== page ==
The Imperfect is the Enemy of the Good: Anticircumvention Versus Open Innovation
Wendy Seltzer, Berkeley Technology Law Journal, Vol. 25, 2010
Digital Rights Management, law-backed technological control of usage of copyrighted works, is clearly imperfect: It often fails to stop piracy and frequently blocks non-infringing uses. Yet the drive to correct these imperfections masks a deeper conflict, between the DRM system of anticircumvention and open development in the entire surrounding media environment. This conflict, at the heart of the DRM schema, will only deepen, even if other aspects of DRM can be improved. This paper takes a systemic look at the legal, technical, and business environment of DRM to highlight this openness conflict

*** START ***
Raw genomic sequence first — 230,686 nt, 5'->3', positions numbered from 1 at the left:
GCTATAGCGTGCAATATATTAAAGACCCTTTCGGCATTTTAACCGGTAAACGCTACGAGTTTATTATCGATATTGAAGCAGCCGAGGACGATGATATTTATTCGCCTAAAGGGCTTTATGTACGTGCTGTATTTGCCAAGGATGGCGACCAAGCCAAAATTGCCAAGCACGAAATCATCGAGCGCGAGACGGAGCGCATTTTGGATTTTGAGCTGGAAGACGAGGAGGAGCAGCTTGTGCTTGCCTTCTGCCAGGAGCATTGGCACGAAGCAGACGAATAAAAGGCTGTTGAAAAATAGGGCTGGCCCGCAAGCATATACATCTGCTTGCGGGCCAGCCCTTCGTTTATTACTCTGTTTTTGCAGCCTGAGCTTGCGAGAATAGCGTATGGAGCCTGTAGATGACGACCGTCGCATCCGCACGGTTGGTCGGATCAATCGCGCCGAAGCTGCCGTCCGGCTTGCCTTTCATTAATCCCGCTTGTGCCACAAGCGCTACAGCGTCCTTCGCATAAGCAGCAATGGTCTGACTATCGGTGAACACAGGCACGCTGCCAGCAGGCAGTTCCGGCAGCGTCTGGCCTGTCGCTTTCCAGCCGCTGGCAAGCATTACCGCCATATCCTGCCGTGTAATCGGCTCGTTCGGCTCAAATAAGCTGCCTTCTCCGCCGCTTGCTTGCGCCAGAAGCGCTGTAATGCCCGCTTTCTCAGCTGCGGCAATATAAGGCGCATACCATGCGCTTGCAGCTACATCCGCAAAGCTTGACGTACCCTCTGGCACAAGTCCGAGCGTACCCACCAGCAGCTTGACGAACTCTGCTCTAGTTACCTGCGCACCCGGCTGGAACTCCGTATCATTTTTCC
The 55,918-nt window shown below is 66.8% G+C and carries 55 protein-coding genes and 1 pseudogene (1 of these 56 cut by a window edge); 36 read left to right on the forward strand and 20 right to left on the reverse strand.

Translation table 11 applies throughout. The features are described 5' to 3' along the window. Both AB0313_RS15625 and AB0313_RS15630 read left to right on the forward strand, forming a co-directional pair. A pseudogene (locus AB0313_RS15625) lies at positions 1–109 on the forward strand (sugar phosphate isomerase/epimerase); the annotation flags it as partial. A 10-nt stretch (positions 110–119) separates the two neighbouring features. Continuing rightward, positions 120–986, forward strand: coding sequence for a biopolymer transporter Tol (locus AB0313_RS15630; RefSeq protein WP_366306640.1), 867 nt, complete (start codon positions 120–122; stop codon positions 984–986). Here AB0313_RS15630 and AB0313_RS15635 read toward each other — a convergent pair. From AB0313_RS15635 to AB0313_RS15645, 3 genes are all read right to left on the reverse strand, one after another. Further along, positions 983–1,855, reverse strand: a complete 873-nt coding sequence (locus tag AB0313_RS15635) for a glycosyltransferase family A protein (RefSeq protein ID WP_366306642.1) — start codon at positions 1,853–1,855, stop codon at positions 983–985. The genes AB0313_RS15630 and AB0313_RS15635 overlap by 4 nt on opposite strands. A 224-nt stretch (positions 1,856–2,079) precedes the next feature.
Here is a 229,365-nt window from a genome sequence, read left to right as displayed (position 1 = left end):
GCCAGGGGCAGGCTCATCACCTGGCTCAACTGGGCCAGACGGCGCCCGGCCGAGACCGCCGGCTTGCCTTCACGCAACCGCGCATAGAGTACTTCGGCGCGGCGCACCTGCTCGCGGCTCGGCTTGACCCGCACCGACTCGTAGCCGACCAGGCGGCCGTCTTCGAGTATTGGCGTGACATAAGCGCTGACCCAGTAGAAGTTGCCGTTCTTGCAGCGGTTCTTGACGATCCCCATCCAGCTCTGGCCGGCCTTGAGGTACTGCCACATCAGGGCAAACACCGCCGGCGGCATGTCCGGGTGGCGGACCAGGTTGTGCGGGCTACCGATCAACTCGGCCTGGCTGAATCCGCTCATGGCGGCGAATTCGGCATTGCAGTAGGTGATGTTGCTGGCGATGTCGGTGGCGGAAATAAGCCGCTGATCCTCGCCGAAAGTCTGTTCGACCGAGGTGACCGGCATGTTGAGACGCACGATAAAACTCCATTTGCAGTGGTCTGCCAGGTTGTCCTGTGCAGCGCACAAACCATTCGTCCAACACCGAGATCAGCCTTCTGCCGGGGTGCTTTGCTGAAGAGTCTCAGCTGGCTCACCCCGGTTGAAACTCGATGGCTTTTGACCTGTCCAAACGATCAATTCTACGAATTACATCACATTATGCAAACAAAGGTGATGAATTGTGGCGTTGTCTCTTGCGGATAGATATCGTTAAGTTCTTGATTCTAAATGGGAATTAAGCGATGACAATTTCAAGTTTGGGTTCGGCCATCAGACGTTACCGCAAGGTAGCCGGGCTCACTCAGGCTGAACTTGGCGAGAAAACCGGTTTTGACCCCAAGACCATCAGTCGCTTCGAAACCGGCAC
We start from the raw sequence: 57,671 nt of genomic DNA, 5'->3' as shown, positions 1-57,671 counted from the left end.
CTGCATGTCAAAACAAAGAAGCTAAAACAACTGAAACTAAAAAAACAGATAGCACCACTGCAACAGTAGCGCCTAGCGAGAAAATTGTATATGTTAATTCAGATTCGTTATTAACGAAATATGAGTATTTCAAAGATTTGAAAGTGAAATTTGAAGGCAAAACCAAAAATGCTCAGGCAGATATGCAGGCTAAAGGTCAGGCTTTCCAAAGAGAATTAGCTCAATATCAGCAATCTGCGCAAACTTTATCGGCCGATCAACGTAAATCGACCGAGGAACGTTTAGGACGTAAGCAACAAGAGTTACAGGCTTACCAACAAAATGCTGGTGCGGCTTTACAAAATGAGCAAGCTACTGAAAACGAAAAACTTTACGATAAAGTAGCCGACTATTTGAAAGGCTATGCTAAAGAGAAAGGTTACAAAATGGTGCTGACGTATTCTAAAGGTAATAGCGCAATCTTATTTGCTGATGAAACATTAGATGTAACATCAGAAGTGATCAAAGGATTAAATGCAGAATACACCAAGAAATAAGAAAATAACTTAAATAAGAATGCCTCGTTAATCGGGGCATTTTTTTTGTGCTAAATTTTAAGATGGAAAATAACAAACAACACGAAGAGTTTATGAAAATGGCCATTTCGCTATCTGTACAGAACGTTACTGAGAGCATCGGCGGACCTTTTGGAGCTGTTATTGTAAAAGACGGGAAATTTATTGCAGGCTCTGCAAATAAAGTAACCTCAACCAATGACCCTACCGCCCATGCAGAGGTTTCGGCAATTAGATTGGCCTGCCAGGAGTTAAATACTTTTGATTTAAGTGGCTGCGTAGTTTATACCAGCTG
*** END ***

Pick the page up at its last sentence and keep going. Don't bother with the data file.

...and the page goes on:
and its effects.
. . . . . . .
In the full cost-benefit analysis of anticircumvention, the loss to open innovation would outweigh the gains from this imperfect mechanism of copyright enforcement. Treating code literally as law leaves the law with too many harmful side effects.
Phi Beta Iota: The only system that is truly closed and must be regarded as closed for planning, programming, and budgeting purposes, is the Whole Earth. All other sub-systems, with a tiny handful of exceptions, must be OPEN so as to optimize the cultural, economic, and social value of the feed-back loops among systems we barely comprehend, much less control.